So you might be asking yourself, “What the heck is CRM and why should I be interested in it?” That is a perfectly legitimate question. Let me start by defining what it is and then discuss why you might want it. The CRM acronym actually refers to “Customer Relationship Management.” However, since we are all professionals serving clients, I always refer to it as “Client Relationship Management.” It can also legitimately represent “Contact Relationship Management.”
Whatever we choose to call it, the nature of a CRM system remains the same: To provide a central location to keep track of all communications activity with a customer, client or prospect, or anyone you do business with. Think about the tools you use to do that today: Email , voice mail , notes, correspondence and other documents (hopefully in digital format.) Many CRM systems go well beyond just these types of content. Some of the more sophisticated systems also integrate with billing systems, practice management and other operational applications.
To repeat, the main objective is to have a single repository for all of your communications and activity. So why do you need it? The more appropriate question might be, “How much CRM do you need?” We all have CRM systems. The most basic is the old Rolodex file with your notes scribbled on the cards. Chances are you also have a little “black book” of sorts with contact information and notes for the people you do business with.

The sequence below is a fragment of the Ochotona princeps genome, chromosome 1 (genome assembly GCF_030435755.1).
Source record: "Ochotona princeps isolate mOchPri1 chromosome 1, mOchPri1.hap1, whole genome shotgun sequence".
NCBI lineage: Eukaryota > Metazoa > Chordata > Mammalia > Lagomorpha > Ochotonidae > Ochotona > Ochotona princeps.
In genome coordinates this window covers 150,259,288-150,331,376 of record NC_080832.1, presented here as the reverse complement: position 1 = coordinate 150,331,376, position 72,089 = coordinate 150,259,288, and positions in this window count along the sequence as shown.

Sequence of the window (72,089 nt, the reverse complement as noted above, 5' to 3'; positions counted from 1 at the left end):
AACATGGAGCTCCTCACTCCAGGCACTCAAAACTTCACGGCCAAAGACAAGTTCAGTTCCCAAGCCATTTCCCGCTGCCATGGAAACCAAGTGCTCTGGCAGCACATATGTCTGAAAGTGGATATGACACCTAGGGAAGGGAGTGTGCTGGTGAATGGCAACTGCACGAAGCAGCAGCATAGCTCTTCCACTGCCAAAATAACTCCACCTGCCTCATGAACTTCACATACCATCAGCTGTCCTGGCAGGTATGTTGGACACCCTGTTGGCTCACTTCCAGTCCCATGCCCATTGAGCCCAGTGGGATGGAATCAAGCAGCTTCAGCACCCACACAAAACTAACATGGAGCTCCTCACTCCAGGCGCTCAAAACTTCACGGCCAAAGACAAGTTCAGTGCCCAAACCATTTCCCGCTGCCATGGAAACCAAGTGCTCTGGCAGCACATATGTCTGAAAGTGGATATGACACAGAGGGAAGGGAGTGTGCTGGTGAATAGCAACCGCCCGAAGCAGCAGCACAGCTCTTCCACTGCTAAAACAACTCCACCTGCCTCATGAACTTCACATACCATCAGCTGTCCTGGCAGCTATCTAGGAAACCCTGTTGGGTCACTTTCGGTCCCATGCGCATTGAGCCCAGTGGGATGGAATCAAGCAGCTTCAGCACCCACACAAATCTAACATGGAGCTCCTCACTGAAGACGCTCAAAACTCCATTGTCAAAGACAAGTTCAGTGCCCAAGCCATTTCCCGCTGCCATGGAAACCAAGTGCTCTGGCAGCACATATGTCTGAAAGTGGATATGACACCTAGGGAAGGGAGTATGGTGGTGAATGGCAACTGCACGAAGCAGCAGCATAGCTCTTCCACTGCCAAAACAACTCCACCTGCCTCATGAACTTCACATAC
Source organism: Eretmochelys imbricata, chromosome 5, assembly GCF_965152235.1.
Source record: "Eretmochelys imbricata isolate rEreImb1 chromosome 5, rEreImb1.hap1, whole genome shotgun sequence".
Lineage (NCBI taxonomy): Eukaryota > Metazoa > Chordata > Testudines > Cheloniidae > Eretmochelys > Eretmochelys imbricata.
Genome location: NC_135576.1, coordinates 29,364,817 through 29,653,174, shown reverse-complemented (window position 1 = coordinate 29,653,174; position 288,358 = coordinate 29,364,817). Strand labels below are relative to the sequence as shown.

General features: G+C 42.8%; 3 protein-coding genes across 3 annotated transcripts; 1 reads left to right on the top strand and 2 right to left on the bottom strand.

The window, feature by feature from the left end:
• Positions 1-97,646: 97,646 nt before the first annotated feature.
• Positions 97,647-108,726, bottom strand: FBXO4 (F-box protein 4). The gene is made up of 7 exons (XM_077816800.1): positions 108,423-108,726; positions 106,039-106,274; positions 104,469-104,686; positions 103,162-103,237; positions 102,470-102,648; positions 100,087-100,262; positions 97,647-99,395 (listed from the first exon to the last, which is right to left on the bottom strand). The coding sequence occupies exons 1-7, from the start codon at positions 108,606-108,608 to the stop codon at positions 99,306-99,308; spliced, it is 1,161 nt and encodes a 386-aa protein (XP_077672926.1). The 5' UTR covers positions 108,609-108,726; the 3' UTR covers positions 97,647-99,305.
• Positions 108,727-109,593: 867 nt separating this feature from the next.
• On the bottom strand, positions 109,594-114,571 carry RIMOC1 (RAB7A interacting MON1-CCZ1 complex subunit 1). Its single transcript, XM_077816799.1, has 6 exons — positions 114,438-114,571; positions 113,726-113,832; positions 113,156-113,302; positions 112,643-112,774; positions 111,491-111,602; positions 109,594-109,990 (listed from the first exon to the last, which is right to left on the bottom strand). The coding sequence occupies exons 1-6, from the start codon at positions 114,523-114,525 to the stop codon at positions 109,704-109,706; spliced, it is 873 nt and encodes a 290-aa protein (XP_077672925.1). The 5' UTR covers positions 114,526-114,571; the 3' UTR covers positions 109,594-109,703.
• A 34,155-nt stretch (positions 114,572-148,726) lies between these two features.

The most popular CRM system in use today is Microsoft Outlook, even though most people don’t think about it as a CRM system. That is why I felt it was important to include Outlook in this review. I think the biggest mistake that organizations make when it comes to CRM is that they want it to be too much. By that I mean that management likes the idea of having every touch point with a client or prospect recorded for easy access. But that comes with a hefty price in terms of the effort that is required to populate the information. And once you have such an abundance of information to sift through, the truly important information gets lost in the pile.
Let me be clear, I am not negative on CRM systems, rather I want to make sure you go in with your eyes wide open and don’t try to make it be more than you need. If ever there was an application that demanded simplicity, CRM is it. So let me identify what I believe to be the most important attributes of a CRM system for accounting and tax practitioners.
- Cloud based
- Direct integration with Outlook
- Direct integration with your practice management system
- Direct integration with MS Office applications
Let’s start with simplicity. We don’t need to make our work any more complicated and most of us don’t have a great deal of tolerance for having to learn an entirely new application. So as you start looking at different CRM systems, the first question you should ask yourself; “Is the system intuitive and easy to use?” If the answer is no, move on to the next solution.